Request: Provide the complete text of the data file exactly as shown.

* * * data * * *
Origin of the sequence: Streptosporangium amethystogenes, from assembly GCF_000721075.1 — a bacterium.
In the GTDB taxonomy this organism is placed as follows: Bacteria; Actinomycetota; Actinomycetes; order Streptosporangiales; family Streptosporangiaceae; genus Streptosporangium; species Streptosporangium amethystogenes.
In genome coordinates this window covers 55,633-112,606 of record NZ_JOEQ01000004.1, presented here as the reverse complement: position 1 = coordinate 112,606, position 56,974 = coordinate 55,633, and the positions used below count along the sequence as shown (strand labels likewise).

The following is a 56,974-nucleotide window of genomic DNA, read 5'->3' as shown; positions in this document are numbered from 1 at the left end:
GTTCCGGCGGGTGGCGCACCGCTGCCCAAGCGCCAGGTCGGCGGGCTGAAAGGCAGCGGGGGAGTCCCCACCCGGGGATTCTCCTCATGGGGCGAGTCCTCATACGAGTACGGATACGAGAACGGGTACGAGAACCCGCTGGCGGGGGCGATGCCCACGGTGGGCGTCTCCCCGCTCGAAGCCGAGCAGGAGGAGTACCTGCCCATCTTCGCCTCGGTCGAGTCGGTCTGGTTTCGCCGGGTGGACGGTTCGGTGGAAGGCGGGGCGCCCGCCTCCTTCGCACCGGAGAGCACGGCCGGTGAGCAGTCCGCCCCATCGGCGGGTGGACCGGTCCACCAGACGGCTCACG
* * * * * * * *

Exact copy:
Origin of the sequence: Streptosporangium amethystogenes, from assembly GCF_000721075.1 — a bacterium.
In the GTDB taxonomy this organism is placed as follows: Bacteria; Actinomycetota; Actinomycetes; order Streptosporangiales; family Streptosporangiaceae; genus Streptosporangium; species Streptosporangium amethystogenes.
In genome coordinates this window covers 55,633-112,606 of record NZ_JOEQ01000004.1, presented here as the reverse complement: position 1 = coordinate 112,606, position 56,974 = coordinate 55,633, and the positions used below count along the sequence as shown (strand labels likewise).

The following is a 56,974-nucleotide window of genomic DNA, read 5'->3' as shown; positions in this document are numbered from 1 at the left end:
GTTCCGGCGGGTGGCGCACCGCTGCCCAAGCGCCAGGTCGGCGGGCTGAAAGGCAGCGGGGGAGTCCCCACCCGGGGATTCTCCTCATGGGGCGAGTCCTCATACGAGTACGGATACGAGAACGGGTACGAGAACCCGCTGGCGGGGGCGATGCCCACGGTGGGCGTCTCCCCGCTCGAAGCCGAGCAGGAGGAGTACCTGCCCATCTTCGCCTCGGTCGAGTCGGTCTGGTTTCGCCGGGTGGACGGTTCGGTGGAAGGCGGGGCGCCCGCCTCCTTCGCACCGGAGAGCACGGCCGGTGAGCAGTCCGCCCCATCGGCGGGTGGACCGGTCCACCAGACGGCTCACG